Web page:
As we wrote in a recent post, Section 74.1203 of the FCC rules requires that a translator cease operations if it interferes with the regularly used signal of a full-power FM station.  Objectors need to show that there are specific listeners who regularly listen to a full-power station, and that the translator creates interference to the reception of that signal in areas where these listeners had heard the station before the translator started to operate.  In the past, to get rid of these objections, translator operators have purchased the listeners who complain filters for their radios, or even new radios or other devices to overcome the interference objections.  In this case, the translator licensee went further when such traditional methods did not resolve the interference.  The translator operator bought the objectors mobile phones with an iHeartRadio mobile app that could receive the primary station (a Clear Channel station).  The FCC rejected that solution, finding that a non-broadcast solution to broadcast interference imperiled broadcast service – "a free over-the-air system that is and must remain a vital source of news, information and programming for all Americans" (emphasis in the original).  Thus, the translator was required to sign off unless and until it could resolve all interference claims.  Given that the Toledo station had only provided objections from those who complained about interference inside of the station’s protected contour, the FCC said that it would anticipate that many more objections would be submitted if it accepted the mobile app solution, and that it was likely that it would have to look at all sorts of different solutions to those future objections.  The Commission ordered the translator station off the air, and suggested that it might be difficult for it to restart operations on its current channel, which was co-channel with the Toledo station.Continue Reading FM Translator for HD-2 Signal Shut Down By FCC After Interference Complaints – Can’t Remedy Complaint By Giving Phones With Internet App to Complaining Listeners

In recent years, FM translators have become more and more important to broadcasters, as they are being used to rebroadcast AM stations and HD-2 channels, giving the programming broadcast on these over-the-air signals new outlets in many markets.  However, there have been some bumps in the road to the introduction of these new outlets.  These bumps have arisen both from attempts to move these translators significant distances without observing all the obligations of FCC rules and policies, and in connection with translator stations that have started operations only to find that there were interference complaints from a broadcaster on an adjacent channel in some nearby market. So, while translator stations have provided many opportunities to broadcasters, those looking at translators to rebroadcast one of their signals should be aware of these potential pitfalls that have arisen in a few cases.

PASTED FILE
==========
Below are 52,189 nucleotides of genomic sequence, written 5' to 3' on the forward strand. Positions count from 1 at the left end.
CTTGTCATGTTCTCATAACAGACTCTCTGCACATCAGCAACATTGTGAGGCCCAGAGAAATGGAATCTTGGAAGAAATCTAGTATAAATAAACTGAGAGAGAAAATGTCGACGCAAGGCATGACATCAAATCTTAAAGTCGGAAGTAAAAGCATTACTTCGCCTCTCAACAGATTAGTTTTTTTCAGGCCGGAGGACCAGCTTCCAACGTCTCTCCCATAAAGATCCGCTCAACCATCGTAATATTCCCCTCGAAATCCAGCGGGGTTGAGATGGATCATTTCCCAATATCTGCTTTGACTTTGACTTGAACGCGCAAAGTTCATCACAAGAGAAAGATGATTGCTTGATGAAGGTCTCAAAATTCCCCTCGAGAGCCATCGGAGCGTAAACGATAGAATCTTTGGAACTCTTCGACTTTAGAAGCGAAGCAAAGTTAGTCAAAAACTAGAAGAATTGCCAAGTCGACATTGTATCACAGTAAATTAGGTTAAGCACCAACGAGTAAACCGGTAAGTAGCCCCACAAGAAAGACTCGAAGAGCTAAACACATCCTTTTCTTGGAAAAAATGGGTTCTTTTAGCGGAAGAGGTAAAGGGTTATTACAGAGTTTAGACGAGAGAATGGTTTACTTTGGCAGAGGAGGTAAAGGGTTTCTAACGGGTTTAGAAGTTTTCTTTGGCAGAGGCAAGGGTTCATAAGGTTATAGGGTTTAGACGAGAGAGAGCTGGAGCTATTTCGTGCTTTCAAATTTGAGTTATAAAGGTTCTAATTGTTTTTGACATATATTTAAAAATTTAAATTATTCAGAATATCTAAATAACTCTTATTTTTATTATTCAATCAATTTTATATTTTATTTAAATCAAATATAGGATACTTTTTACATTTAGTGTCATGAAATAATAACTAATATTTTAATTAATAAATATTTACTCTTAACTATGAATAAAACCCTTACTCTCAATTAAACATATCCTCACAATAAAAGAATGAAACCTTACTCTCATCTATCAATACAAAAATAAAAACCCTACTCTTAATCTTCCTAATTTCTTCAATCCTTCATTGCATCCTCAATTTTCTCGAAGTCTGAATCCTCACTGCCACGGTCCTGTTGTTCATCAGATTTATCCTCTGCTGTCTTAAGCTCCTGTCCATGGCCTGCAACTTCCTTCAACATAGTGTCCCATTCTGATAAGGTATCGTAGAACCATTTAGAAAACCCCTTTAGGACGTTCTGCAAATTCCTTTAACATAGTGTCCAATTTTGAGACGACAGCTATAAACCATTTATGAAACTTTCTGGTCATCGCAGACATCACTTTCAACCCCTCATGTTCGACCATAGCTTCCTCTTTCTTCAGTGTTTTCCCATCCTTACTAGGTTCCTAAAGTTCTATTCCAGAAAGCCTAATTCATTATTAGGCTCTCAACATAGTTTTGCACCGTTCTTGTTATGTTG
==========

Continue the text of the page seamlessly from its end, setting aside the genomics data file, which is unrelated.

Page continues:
Perhaps the worst case involved an translator licensee in Florida, who was attempting to move translators from the Florida Keys into the Miami area.  Under current rules, an FM translator licensee can only move a translator from one location to another if the current coverage of the translator overlaps with the proposed coverage area of that station, unless the applicant waits for an infrequent translator window (the last was held in 2003) where the application can file a "major change" and would be subject to competing applications, .  Because of this requirement, it sometimes it takes multiple "hops" to move a translator from one location to another where someone might want to use it to rebroadcast an AM station or an HD-2 signal.  At each hop, the translator licensee must build the station, get it licensed, and then file to move to the next location until it is ultimately located at its desired location.  Each hop can take months to process by the FCC, to build and operate.  The recent case shows the problems that can arise in connection with these hops if an applicant attempts to cut corners.Continue Reading The Bumpy Road of Using FM Translators to Rebroadcast AM Stations or HD-2 Channels